01 October 2009

Home Economics

Home Economics
Little Ones Theatre
30 September 2009
The Storeroom

I’m consulting my gay-o-meter to confirm, but I think that Home Economics, Declan Greene's second Fringe work, may be gayer than his wrong and black wonder A Black Joy. Dec is taking a very big bite of the Fringe this year and making us open up wide to fit all of his writerly goodness in.

Home Economics is as gross as theatre can get. And, even though I did watch quite a bit of it through squinted eyes (I have a strange phobia regarding runny food), I loved its spluttered chocolate, meat smeared, onion biting, cock-sucking indulgence.

Inspired by a series of photographs, Home Economics is a series of explorations that presents all carnal desires as food. Real food. There’s metaphor in the writing, but a full Coles trolley is dripped, spat, thrown and squirted over the actors (who are all pretty amazing) and the stage.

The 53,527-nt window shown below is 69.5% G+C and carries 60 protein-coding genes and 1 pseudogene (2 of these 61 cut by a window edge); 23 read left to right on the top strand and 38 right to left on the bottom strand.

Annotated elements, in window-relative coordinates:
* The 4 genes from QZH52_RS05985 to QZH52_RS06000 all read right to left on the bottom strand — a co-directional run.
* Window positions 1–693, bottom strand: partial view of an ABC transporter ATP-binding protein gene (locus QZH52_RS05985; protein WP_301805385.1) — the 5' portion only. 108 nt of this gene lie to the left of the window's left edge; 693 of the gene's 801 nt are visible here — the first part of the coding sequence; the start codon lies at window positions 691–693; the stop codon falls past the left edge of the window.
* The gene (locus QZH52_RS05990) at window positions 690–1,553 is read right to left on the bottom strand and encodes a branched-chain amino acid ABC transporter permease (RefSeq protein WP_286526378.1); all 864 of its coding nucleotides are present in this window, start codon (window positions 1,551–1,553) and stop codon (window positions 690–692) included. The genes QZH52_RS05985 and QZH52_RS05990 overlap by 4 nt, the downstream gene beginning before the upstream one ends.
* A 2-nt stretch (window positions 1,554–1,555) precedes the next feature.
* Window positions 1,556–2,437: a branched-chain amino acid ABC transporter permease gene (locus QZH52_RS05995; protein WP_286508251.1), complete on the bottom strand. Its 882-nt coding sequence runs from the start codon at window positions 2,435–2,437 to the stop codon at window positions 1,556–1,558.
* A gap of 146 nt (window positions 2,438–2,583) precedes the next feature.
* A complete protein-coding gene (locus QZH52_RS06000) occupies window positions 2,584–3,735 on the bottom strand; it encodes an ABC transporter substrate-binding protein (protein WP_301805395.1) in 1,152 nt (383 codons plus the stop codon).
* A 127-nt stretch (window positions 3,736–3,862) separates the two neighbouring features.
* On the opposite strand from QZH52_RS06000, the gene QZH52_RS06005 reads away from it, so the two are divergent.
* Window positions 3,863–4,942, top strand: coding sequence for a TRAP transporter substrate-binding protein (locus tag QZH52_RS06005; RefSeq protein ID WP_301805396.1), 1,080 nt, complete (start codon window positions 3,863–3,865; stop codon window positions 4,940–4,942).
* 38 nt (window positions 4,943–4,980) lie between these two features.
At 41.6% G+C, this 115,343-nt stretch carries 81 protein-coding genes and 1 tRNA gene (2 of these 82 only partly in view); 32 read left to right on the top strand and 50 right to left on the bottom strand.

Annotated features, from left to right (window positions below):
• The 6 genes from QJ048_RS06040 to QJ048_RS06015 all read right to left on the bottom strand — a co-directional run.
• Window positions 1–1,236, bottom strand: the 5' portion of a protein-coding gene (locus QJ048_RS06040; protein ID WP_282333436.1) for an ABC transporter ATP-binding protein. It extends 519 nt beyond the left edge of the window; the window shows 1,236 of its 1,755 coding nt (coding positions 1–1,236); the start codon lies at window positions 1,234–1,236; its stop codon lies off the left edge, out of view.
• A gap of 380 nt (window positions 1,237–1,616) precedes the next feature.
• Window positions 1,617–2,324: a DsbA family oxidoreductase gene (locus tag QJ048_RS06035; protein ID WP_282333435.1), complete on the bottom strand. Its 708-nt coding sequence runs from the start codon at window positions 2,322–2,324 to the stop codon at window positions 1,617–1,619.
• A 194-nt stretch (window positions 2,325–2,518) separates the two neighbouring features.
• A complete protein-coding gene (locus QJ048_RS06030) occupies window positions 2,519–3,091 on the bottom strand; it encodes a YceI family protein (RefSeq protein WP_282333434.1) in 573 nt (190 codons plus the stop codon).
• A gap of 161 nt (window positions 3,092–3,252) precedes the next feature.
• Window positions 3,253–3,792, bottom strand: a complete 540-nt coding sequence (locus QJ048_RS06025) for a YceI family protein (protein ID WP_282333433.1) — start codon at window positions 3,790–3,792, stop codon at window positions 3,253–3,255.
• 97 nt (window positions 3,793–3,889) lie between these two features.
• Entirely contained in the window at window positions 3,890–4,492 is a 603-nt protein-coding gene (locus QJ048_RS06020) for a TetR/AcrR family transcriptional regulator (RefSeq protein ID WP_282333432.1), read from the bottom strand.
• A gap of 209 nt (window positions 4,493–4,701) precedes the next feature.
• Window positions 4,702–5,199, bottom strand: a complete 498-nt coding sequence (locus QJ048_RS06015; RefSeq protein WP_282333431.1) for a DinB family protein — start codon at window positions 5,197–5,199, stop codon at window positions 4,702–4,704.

From a gay private school teacher who knows he has to hate boys to keep his job, to the fellatio-giving lesbian novelist who finds intimacy with a telemarketer, or the girl not sure if she’s enjoying the group sex or being pack raped, Greene refuse to shy away from the baser, confronting elements of our society and our psyches. And it poses the age-old question of whether sperm is indeed vegan friendly.

Home Economics isn’t as finely crafted as A Black Joy, and I can hear Greene’s own voice coming through some of his characters, but if you’ve seen one you have to see the other. Together they show the depth, the development and the depravity of this remarkably sick young writer.

More 2009 Fringe reviews.

This review originally appeared on AussieThearte.com.